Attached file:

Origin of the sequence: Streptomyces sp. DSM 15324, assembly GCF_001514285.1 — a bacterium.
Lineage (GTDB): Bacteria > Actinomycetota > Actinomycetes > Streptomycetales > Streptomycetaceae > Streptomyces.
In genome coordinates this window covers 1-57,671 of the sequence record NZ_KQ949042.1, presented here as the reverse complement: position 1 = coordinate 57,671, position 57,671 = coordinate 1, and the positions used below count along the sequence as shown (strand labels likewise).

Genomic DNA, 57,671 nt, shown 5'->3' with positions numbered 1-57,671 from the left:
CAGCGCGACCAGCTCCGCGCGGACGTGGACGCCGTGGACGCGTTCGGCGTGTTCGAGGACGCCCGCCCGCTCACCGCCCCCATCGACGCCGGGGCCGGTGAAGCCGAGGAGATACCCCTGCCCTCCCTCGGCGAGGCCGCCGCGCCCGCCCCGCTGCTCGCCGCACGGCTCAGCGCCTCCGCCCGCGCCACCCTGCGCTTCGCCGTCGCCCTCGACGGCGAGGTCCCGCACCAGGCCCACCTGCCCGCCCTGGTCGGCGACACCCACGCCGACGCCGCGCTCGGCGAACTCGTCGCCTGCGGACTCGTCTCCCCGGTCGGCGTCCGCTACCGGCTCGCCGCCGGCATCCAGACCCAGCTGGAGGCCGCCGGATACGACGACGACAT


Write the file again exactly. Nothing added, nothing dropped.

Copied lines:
Origin of the sequence: Streptomyces sp. DSM 15324, assembly GCF_001514285.1 — a bacterium.
Lineage (GTDB): Bacteria > Actinomycetota > Actinomycetes > Streptomycetales > Streptomycetaceae > Streptomyces.
In genome coordinates this window covers 1-57,671 of the sequence record NZ_KQ949042.1, presented here as the reverse complement: position 1 = coordinate 57,671, position 57,671 = coordinate 1, and the positions used below count along the sequence as shown (strand labels likewise).

Genomic DNA, 57,671 nt, shown 5'->3' with positions numbered 1-57,671 from the left:
CAGCGCGACCAGCTCCGCGCGGACGTGGACGCCGTGGACGCGTTCGGCGTGTTCGAGGACGCCCGCCCGCTCACCGCCCCCATCGACGCCGGGGCCGGTGAAGCCGAGGAGATACCCCTGCCCTCCCTCGGCGAGGCCGCCGCGCCCGCCCCGCTGCTCGCCGCACGGCTCAGCGCCTCCGCCCGCGCCACCCTGCGCTTCGCCGTCGCCCTCGACGGCGAGGTCCCGCACCAGGCCCACCTGCCCGCCCTGGTCGGCGACACCCACGCCGACGCCGCGCTCGGCGAACTCGTCGCCTGCGGACTCGTCTCCCCGGTCGGCGTCCGCTACCGGCTCGCCGCCGGCATCCAGACCCAGCTGGAGGCCGCCGGATACGACGACGACAT